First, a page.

Christians have been taking, eating, and remembering for close to two thousand years now. The Eucharist is the beating heart of Christian worship. It brings transformation in a way that even the best sermon can’t. It speaks to the whole person, not just the mind.

Recovering a high view of the Eucharist—and restoring it to its rightful place in Christian worship—is one substantial reason we were captivated by the liturgy.

An unbroken chain

Two years ago, a bishop placed his hands on my wife and me, confirming our membership in the Episcopal Church. Years earlier, someone placed their hands on our bishop, confirming his ministry to the church. Some time before that, someone else laid hands on that person, and so on… going all the way back to the apostles.

Anglicans have never been as clear or precise as our Catholic sisters and brothers on what we mean by apostolic succession. There’s a wide diversity of thought in our tradition, as there is on many other things, too. But there’s also a shared belief that we belong to an unbroken chain connecting us—by design, not by accident—to the very first followers of Jesus.

This realization cultivates a sense of rootedness, even as we innovate and seek new ways of living our faith in the world today. This Christianity thing didn’t start with us. Our congregations are not autonomous mini-empires, as some independent evangelical churches seem to be. We belong to a much bigger organism, transcending geography and time.

Seeing our place in an unbroken chain of Christ followers is another substantial reason we were captivated by the liturgy.

A reminder of my smallness

The path up to the main entrance of our church in England cut through a graveyard where past worshippers were laid to rest. John Newton, the author of “Amazing Grace,” was buried there. Some of the gravestones were so old you couldn’t read them anymore.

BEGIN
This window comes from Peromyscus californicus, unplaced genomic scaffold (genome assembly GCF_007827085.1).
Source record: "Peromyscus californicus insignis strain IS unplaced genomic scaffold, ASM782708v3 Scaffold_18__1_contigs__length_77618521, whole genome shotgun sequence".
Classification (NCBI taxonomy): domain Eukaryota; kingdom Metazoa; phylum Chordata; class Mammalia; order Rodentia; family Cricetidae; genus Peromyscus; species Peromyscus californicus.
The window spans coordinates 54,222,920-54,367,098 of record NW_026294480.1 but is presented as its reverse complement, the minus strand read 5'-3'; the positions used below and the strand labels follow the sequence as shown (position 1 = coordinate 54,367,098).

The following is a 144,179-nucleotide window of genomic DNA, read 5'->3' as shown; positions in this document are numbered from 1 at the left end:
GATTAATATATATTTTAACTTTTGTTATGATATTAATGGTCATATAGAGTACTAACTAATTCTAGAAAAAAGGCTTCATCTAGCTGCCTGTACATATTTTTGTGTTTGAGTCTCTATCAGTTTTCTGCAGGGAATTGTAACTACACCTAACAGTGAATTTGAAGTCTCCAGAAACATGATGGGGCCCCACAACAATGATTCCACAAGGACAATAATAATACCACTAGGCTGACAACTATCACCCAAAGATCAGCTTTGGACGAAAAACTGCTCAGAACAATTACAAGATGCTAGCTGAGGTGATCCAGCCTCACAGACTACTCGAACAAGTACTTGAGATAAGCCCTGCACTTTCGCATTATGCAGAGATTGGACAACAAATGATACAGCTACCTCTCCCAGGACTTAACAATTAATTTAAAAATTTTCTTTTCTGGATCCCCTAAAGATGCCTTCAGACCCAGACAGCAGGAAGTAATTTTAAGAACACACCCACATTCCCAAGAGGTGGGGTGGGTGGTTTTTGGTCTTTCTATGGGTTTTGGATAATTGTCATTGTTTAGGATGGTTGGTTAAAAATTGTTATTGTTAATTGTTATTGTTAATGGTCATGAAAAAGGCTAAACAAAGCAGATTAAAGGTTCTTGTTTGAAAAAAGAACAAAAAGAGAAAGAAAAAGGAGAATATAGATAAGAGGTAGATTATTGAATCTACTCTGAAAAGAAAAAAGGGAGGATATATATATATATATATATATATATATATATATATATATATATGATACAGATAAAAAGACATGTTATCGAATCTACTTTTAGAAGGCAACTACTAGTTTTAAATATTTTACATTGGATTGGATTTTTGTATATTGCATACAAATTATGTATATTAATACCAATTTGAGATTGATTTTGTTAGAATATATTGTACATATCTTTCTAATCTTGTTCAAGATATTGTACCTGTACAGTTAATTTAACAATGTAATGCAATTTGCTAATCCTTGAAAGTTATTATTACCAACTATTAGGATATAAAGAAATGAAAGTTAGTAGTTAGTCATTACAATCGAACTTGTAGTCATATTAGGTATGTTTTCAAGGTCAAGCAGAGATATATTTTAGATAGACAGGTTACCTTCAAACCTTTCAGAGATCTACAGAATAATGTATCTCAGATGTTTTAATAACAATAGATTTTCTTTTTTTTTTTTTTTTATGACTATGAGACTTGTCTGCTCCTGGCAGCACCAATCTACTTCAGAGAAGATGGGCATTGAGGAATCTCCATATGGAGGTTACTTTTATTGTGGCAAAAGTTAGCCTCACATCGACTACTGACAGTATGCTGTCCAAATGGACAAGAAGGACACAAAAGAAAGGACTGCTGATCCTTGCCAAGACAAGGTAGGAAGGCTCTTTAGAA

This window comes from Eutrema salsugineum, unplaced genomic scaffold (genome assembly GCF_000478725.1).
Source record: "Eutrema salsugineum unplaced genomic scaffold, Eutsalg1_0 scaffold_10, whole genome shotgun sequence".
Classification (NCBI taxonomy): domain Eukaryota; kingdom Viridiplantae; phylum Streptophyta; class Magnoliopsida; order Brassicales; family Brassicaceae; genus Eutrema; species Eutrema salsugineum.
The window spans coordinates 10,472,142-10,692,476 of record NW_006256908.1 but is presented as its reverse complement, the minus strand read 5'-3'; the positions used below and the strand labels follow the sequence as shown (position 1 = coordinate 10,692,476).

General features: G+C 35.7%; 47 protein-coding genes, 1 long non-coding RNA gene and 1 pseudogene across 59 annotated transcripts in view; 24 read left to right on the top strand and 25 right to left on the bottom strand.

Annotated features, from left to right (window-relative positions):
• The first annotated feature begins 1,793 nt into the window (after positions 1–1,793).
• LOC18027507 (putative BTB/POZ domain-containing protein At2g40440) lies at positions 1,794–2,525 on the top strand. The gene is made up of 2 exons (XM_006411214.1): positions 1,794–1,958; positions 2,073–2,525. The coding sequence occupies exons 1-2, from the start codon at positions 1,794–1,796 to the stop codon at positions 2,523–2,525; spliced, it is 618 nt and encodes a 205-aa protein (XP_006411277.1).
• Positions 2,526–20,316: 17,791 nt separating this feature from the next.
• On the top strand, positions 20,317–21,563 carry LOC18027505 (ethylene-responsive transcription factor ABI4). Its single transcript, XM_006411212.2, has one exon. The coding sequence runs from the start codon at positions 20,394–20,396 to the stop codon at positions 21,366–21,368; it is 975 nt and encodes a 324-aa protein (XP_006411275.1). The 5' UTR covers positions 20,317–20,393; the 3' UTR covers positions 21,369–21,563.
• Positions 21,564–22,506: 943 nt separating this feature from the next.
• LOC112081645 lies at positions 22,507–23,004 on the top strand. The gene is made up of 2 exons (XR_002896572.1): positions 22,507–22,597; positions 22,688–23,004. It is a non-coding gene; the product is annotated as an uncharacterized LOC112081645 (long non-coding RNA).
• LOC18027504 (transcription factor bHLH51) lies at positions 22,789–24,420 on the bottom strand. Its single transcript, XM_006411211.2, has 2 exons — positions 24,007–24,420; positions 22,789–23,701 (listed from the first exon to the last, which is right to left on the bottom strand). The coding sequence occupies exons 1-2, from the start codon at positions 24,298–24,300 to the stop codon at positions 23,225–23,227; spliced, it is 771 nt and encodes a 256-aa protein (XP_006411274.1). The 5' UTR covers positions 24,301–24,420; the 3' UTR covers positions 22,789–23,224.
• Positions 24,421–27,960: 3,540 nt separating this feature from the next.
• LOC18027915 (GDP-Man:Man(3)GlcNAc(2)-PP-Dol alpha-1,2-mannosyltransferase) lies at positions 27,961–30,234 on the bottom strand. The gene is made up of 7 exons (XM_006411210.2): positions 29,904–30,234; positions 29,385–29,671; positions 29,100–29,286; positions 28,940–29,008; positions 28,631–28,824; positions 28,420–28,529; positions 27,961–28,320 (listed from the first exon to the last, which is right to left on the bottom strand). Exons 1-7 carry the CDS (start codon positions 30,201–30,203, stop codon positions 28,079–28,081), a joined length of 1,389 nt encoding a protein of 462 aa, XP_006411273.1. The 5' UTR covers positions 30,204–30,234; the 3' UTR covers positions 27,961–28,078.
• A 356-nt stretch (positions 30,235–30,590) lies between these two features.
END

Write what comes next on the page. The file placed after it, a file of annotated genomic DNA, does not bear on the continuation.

Every Sunday walking to church, you were reminded of your mortality, of your smallness.

Inside that 700-year-old structure—which wasn’t even the original building—we sang thousand-year-old songs (and a few newer ones as well). We recited prayers that had been uttered on that spot for hundreds of years. We recalibrated ourselves to a centuries-old rhythm.

In the evangelical subculture, it’s easy to become enamored by the Next Big Thing. Celebrity pastors. Multisite churches. Church online. Liturgy offers a helpful corrective to consumer Christianity because of its inherent un-hipness. Because it wasn’t invented yesterday. Because it’s been developed over centuries by a community, not by an individual with a “platform.”

The liturgy  reminds me I am not all that. I am not the alpha and omega. Church didn’t just start getting good when I showed up.

Being reminded of my smallness every Sunday is another substantial reason I am captivated by the liturgy.


None of this is meant as a rejection of more contemporary form of church, like the one represented by Richard Dahlstrom. I have friends who go to his church, so I’m somewhat familiar with it. It’s an incredible community, a welcome outpost of faith in a city that desperately needs good ambassadors for Christianity.

Nor am I rejecting “converted-shopping mall evangelicalism,” at least not in its entirety. I kind of like the fact that communities of Christ are reclaiming these former temples to consumerism and giving them a new purpose. The last nondenominational church my wife and I belonged to met in a converted shopping mall, and our time there saved my faith.

Nor is it to suggest that liturgical traditions like the one I belong to have it all figured out. Hardly. We can become too insular, too rigid. We don’t always allow enough room for the Spirit to move and do something fresh in our midst.

But for those of us who have found value and meaning in the liturgical traditions of the so-called “high church,” it’s not about style. It’s very much about substance.